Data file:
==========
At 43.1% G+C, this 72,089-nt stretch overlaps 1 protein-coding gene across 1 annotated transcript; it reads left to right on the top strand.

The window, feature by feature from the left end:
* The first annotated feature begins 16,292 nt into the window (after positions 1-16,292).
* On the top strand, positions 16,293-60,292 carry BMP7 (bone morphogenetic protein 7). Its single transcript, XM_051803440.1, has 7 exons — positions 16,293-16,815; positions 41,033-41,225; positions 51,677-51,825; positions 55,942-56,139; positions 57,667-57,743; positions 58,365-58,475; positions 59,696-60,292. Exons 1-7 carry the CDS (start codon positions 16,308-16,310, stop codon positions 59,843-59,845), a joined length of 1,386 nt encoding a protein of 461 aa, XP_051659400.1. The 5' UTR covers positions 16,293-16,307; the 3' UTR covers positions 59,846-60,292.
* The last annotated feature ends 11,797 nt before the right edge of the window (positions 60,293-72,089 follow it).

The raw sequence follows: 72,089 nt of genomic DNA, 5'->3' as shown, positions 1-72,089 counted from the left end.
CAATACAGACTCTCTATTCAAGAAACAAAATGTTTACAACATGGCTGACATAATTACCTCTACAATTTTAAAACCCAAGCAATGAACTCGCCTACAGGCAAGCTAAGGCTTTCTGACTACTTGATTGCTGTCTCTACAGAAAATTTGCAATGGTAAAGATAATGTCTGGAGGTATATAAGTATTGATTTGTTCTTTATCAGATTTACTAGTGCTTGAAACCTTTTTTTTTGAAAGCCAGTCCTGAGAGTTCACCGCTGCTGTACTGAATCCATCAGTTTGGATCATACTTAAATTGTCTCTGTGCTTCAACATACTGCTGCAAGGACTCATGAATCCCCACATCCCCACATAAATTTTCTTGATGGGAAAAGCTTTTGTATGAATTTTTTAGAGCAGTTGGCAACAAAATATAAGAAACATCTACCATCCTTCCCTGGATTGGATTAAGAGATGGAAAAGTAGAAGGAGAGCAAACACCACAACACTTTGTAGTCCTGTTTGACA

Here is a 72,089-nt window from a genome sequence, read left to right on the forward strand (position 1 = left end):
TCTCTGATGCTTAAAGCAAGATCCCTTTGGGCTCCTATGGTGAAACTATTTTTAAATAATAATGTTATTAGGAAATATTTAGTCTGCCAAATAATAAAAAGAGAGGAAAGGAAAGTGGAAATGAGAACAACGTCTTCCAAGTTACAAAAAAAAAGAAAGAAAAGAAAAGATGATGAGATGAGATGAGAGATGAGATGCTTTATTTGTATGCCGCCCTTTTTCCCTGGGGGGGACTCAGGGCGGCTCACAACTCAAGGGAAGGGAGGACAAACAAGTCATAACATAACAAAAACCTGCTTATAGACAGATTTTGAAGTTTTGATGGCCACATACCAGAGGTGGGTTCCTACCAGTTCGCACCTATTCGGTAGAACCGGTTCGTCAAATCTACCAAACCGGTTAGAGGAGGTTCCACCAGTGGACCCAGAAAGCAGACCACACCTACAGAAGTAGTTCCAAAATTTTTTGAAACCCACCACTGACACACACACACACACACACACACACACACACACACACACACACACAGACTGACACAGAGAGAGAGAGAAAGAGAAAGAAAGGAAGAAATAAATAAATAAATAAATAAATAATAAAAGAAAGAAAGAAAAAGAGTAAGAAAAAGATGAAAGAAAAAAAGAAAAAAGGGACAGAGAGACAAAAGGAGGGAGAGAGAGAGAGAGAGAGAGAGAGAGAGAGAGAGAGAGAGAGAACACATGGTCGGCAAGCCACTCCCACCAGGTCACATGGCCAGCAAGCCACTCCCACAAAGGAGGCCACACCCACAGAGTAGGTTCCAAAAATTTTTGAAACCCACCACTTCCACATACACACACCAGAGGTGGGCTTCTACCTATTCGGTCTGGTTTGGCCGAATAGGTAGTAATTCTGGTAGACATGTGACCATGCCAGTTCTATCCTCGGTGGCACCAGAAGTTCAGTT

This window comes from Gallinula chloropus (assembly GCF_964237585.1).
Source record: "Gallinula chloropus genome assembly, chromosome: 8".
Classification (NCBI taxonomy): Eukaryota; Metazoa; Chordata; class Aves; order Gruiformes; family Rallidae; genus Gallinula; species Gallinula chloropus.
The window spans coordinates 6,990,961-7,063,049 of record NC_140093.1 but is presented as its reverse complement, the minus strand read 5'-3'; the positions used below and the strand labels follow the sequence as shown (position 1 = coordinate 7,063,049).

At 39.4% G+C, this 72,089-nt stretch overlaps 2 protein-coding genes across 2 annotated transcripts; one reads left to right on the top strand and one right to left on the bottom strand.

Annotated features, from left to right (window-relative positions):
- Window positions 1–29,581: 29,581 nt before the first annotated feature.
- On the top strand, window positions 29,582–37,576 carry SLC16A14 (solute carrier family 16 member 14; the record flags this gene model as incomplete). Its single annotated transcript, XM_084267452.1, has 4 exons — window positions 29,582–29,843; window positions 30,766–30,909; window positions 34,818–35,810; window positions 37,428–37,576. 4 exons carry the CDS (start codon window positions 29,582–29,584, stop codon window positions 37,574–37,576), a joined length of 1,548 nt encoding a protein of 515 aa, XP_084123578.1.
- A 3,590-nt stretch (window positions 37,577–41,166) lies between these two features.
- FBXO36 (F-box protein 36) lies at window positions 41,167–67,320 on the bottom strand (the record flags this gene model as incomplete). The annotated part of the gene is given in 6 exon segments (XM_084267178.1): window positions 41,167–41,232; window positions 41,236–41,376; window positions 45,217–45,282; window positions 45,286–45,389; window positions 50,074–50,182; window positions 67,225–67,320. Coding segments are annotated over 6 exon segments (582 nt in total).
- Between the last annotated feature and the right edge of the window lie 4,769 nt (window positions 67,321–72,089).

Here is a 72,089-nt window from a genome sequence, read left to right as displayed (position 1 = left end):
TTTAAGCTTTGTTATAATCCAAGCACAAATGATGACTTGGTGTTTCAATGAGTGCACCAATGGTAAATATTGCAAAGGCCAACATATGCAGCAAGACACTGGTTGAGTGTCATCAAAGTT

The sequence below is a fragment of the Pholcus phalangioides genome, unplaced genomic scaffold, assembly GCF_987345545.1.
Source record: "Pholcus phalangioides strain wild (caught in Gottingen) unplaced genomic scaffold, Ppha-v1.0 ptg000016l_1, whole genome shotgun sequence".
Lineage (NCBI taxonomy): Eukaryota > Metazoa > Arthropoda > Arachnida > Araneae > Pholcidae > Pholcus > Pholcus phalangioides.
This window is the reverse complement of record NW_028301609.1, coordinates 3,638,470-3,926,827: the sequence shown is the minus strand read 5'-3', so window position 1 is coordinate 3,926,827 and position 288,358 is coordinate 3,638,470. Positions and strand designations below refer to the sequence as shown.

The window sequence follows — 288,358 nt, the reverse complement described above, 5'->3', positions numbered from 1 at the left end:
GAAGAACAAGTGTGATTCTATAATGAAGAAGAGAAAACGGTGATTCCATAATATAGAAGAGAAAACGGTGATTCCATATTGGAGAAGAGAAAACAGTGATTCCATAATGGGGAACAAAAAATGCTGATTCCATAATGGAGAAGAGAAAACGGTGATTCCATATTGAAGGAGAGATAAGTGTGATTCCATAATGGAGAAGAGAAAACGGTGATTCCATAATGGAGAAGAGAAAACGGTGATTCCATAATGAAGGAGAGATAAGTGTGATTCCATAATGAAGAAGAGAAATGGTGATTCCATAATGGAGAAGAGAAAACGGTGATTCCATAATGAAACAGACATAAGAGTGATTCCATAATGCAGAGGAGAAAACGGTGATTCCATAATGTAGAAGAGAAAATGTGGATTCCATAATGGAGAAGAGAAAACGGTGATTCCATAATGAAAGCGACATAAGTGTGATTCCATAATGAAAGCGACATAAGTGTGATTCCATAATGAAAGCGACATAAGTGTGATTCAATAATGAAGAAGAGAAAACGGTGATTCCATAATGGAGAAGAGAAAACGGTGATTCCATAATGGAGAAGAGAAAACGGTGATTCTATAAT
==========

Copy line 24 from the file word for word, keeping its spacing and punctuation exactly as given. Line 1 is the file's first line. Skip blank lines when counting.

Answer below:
Source record: "Pholcus phalangioides strain wild (caught in Gottingen) unplaced genomic scaffold, Ppha-v1.0 ptg000016l_1, whole genome shotgun sequence".